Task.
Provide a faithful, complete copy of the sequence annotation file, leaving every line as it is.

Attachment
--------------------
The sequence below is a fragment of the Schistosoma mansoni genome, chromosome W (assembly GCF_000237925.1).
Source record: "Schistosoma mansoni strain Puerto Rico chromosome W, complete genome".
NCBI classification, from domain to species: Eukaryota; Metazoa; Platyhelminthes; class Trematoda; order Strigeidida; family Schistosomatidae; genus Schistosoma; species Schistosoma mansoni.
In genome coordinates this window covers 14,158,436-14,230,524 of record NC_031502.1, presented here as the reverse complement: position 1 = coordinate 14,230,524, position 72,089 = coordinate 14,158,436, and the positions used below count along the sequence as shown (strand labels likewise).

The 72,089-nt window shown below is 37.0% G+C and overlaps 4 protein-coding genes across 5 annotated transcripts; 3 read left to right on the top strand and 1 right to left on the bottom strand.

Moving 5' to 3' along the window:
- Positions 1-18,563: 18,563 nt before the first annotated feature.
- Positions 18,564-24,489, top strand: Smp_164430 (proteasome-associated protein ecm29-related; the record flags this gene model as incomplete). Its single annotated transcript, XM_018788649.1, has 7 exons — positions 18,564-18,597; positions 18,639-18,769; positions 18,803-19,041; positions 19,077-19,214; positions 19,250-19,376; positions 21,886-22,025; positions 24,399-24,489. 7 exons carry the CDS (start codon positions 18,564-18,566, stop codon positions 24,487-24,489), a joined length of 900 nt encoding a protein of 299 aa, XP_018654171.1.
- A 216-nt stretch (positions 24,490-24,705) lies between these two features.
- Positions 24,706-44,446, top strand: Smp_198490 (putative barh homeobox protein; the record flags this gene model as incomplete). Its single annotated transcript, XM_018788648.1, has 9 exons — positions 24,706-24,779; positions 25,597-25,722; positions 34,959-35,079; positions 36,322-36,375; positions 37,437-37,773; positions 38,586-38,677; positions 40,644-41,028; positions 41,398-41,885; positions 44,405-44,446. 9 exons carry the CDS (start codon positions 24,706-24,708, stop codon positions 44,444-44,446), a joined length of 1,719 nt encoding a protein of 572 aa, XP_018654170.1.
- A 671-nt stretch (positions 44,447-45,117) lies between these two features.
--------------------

The sequence below is a fragment of the Schistosoma mansoni genome, chromosome W (assembly GCF_000237925.1).
Source record: "Schistosoma mansoni strain Puerto Rico chromosome W, complete genome".
NCBI classification, from domain to species: Eukaryota; Metazoa; Platyhelminthes; class Trematoda; order Strigeidida; family Schistosomatidae; genus Schistosoma; species Schistosoma mansoni.
In genome coordinates this window covers 14,158,436-14,230,524 of record NC_031502.1, presented here as the reverse complement: position 1 = coordinate 14,230,524, position 72,089 = coordinate 14,158,436, and the positions used below count along the sequence as shown (strand labels likewise).

The 72,089-nt window shown below is 37.0% G+C and overlaps 4 protein-coding genes across 5 annotated transcripts; 3 read left to right on the top strand and 1 right to left on the bottom strand.

Moving 5' to 3' along the window:
- Positions 1-18,563: 18,563 nt before the first annotated feature.
- Positions 18,564-24,489, top strand: Smp_164430 (proteasome-associated protein ecm29-related; the record flags this gene model as incomplete). Its single annotated transcript, XM_018788649.1, has 7 exons — positions 18,564-18,597; positions 18,639-18,769; positions 18,803-19,041; positions 19,077-19,214; positions 19,250-19,376; positions 21,886-22,025; positions 24,399-24,489. 7 exons carry the CDS (start codon positions 18,564-18,566, stop codon positions 24,487-24,489), a joined length of 900 nt encoding a protein of 299 aa, XP_018654171.1.
- A 216-nt stretch (positions 24,490-24,705) lies between these two features.
- Positions 24,706-44,446, top strand: Smp_198490 (putative barh homeobox protein; the record flags this gene model as incomplete). Its single annotated transcript, XM_018788648.1, has 9 exons — positions 24,706-24,779; positions 25,597-25,722; positions 34,959-35,079; positions 36,322-36,375; positions 37,437-37,773; positions 38,586-38,677; positions 40,644-41,028; positions 41,398-41,885; positions 44,405-44,446. 9 exons carry the CDS (start codon positions 24,706-24,708, stop codon positions 44,444-44,446), a joined length of 1,719 nt encoding a protein of 572 aa, XP_018654170.1.
- A 671-nt stretch (positions 44,447-45,117) lies between these two features.